At the weekend, the liberation war party's parliamentary hopeful, Temba Mliswa was arrested over disturbances in which his opponent in primary elections, Sarah Mahoka was beaten up in Hurungwe.

ZANU-PF has refused to claim responsibility for the violence, accusing the MDCs of "manufacturing or stage-managing" incidents of violence to discredit the forthcoming polls.

"That is their strategy to paint an ugly picture so that they discredit the elections," said Rugare Gumbo, ZANU-PF's spokesperson.

On Tuesday, President Mugabe ordered police commissioner-general Augustine Chihuri to arrest all perpetrators of violence.

Observers, however, said his directive would not change anything given that previous calls for peace and tolerance by the incumbent and the premier had fallen on deaf ears.

The observers said it was evident that the stage had been set for another disputed poll.

On Saturday, the MDC-T had to abort a rally in Chinhoyi after it was disrupted by ZANU-PF youths.

Thereafter, the MDC-T had to move around the farming town dishing out party regalia, even throwing them to the ground for supporters to pick.

The Financial Gazette witnessed firsthand a tense atmosphere in Chinhoyi where a group of between 15 to 20 ZANU-PF youths were threatening to crush MDC-T activists at one farm who dare to don the labour-backed party's regalia.

Further escalating fears of a disputed poll is that the proposed new constitution to go to a referendum on March 16 has not done much to level the political playing field.

In their analysis of the proposed new constitution, the Research Advocacy Unit (RAU) and the Institute for Democracy in Africa (IDASA) said the Constitution Parliamentary Select Committee (COPAC) draft charter was bereft of any democratic ideals.

Significantly, the constitutional scorecard produced by the two think-tanks concluded that the COPAC draft was still the same as the Lancaster House Constitution when it comes to the conduct of elections.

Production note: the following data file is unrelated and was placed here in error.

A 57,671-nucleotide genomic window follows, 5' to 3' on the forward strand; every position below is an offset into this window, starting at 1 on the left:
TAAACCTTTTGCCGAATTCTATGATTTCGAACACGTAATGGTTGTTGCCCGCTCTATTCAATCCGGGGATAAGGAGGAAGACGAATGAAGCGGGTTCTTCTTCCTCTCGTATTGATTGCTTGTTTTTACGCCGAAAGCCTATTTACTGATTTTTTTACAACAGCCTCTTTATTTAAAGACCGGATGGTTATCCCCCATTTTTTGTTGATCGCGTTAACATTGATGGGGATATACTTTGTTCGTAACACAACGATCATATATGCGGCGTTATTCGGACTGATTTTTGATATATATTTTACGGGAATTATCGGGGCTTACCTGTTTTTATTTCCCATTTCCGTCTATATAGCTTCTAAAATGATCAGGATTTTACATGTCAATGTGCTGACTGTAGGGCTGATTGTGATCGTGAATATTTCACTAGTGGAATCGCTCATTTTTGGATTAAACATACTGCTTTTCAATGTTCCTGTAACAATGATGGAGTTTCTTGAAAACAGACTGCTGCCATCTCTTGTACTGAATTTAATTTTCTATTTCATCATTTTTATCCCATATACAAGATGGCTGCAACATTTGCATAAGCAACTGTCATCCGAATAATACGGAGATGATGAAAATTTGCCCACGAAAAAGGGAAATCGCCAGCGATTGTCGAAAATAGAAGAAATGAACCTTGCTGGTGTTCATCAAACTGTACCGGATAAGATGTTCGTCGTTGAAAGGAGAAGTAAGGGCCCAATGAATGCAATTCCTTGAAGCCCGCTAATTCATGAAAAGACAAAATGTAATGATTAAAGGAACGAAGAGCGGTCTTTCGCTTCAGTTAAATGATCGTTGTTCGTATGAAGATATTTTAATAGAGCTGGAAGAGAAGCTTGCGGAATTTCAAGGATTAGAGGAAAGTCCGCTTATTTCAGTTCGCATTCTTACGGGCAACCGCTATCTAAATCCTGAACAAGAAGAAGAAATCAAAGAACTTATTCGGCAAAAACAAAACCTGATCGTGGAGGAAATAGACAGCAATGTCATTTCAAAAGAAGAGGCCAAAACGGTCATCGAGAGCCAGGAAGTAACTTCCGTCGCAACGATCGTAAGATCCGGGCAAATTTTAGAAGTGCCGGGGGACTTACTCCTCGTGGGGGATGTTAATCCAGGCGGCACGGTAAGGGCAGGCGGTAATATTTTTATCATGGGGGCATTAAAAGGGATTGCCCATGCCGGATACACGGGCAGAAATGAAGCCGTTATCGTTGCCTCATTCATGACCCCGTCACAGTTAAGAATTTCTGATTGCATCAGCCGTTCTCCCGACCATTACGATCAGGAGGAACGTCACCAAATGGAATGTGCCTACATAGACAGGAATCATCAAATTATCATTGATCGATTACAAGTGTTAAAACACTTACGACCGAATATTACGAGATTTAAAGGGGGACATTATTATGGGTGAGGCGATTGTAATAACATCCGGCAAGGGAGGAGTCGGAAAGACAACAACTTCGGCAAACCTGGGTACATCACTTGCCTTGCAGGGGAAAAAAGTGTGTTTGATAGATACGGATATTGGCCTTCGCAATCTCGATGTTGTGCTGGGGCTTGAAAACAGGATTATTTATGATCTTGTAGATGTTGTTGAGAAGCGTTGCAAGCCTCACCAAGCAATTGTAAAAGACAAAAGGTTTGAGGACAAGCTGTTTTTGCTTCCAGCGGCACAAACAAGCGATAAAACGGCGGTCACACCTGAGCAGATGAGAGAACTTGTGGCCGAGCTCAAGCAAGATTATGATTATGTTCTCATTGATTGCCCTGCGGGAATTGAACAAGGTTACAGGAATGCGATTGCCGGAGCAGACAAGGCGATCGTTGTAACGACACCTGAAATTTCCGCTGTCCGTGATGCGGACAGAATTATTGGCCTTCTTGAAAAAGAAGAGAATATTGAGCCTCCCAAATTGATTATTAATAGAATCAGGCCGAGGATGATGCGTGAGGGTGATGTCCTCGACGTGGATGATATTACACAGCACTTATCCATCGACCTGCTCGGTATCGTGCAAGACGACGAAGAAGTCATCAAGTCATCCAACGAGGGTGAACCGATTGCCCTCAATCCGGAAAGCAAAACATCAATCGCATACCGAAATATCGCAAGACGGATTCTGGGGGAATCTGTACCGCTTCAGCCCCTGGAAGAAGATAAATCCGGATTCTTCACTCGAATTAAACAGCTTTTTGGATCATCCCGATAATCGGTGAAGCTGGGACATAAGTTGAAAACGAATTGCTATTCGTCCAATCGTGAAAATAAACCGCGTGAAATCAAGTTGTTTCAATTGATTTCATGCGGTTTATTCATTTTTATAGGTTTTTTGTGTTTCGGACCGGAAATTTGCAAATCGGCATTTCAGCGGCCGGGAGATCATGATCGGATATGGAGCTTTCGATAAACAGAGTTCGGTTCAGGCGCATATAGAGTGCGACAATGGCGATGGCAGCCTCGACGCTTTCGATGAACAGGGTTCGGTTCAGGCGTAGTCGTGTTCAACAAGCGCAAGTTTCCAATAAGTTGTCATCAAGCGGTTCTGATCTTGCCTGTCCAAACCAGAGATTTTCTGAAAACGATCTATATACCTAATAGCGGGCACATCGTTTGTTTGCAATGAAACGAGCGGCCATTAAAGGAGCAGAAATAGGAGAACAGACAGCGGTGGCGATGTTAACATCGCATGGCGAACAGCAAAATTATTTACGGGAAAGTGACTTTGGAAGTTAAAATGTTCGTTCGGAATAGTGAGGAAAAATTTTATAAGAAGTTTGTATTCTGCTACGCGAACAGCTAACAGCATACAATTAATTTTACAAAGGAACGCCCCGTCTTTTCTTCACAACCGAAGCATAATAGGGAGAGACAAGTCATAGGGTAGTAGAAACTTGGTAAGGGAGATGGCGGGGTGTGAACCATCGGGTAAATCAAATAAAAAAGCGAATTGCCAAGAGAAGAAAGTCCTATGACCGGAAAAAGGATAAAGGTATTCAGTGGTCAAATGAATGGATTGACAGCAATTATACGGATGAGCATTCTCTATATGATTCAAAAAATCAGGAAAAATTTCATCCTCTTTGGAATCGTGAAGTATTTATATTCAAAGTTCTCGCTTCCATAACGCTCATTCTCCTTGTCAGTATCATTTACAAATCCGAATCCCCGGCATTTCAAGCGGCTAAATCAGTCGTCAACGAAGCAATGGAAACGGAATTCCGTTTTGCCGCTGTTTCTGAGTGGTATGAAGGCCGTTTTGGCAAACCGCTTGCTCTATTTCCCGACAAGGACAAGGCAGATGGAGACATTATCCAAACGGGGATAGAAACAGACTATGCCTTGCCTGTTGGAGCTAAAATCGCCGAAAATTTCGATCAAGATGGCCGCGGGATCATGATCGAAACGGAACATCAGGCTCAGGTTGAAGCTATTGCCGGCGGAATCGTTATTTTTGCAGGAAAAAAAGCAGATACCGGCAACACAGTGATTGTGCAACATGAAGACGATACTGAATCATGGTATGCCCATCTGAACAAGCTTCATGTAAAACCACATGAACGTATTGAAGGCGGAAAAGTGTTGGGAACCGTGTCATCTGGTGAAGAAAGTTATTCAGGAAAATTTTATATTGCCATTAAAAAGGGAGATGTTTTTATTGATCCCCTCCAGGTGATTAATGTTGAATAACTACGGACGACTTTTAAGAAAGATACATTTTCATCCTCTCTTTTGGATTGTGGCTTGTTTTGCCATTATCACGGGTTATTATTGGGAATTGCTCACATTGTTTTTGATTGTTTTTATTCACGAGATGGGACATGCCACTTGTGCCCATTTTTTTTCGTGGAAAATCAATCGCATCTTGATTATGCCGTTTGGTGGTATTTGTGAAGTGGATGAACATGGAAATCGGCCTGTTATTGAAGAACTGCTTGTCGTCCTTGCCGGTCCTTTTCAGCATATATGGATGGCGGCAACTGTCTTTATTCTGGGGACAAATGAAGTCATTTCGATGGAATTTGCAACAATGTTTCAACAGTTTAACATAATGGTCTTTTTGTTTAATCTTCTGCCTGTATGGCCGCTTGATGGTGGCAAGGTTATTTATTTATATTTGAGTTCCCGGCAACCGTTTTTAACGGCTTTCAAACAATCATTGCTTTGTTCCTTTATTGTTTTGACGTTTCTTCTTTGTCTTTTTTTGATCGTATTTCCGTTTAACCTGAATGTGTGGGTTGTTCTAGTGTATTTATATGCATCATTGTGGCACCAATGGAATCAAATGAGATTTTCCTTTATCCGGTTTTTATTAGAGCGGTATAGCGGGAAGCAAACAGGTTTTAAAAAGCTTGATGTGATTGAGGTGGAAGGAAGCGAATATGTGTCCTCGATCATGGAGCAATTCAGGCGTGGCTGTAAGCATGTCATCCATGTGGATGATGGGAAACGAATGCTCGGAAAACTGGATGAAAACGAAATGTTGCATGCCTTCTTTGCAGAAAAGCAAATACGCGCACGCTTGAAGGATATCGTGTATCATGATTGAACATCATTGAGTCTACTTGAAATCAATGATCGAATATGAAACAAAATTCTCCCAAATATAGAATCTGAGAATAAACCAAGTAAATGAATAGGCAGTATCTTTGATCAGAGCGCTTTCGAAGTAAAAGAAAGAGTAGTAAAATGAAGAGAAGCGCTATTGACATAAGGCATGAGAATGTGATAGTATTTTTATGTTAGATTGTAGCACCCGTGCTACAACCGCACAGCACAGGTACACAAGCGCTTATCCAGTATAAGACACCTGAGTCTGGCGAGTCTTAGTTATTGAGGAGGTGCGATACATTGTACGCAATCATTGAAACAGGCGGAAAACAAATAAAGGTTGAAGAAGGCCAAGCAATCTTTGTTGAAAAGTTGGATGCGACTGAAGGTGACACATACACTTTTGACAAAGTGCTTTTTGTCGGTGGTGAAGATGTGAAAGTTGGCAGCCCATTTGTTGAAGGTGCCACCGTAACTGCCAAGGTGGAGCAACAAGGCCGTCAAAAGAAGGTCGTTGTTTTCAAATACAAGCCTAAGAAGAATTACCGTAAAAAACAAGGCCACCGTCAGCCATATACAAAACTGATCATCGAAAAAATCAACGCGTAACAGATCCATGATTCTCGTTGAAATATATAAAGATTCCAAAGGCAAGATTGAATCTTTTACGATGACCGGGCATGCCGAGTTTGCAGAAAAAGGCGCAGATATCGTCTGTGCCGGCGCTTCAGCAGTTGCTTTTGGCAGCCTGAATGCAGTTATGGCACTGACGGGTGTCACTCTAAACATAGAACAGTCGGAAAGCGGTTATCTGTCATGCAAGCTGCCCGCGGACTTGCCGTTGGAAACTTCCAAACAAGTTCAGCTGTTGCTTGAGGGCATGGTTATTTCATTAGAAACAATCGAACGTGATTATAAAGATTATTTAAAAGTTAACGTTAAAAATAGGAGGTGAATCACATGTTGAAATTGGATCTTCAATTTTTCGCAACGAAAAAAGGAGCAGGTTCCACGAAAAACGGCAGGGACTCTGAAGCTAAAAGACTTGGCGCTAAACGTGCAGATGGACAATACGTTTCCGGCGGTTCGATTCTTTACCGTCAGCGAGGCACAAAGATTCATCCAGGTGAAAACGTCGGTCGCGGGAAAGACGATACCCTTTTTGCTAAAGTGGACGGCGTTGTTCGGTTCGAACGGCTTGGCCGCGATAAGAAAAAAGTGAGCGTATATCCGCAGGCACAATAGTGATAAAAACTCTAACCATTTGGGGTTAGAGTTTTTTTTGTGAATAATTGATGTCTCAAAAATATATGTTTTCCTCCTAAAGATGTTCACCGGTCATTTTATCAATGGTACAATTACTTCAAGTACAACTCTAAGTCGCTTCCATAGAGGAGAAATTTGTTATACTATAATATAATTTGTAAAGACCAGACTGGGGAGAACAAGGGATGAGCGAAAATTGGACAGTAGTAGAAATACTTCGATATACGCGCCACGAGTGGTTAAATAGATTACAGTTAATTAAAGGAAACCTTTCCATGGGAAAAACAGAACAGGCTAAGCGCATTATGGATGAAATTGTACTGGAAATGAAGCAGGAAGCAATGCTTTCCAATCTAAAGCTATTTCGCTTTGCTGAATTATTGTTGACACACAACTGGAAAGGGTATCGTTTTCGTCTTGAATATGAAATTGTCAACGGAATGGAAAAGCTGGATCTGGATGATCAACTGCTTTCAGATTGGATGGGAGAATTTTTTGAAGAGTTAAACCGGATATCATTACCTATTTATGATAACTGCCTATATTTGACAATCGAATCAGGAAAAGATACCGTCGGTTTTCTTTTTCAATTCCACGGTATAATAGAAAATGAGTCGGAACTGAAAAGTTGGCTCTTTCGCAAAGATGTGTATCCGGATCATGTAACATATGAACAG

RAU and IDASA observed that sections covering executive authority and the civil service were undemocratic.

Also worthy of note is that the constitutional scorecard rated all other chapters as "short of the democratic ideal" while only the founding provisions of the draft were classified "as close to the democratic ideal as possible".

This effectively means that President Mugabe still has the levers of power to swing the political pendulum in his favour come election time.

An announcement by Vice President Joice Mujuru that the country would not entertain any western election observers has also increased tensions in the inclusive government. It is now dawning on the MDC formations that ZANU-PF has not shifted an inch from its ideology and approach as witnessed by the language the VP used.

Speaking at the burial of Zimbabwe's ambassador to the Democratic Republic of Congo, John Mayowe, at the National Heroes' Acre at the weekend, VP Mujuru said hostile governments sought to infiltrate the country under the cover of election monitoring.

She said Zimbabwe would only allow observers from southern Africa to monitor its harmonised elections adding that the country should remain vigilant in the face of a protracted western onslaught aimed at meddling in Zimbabwe's internal political processes.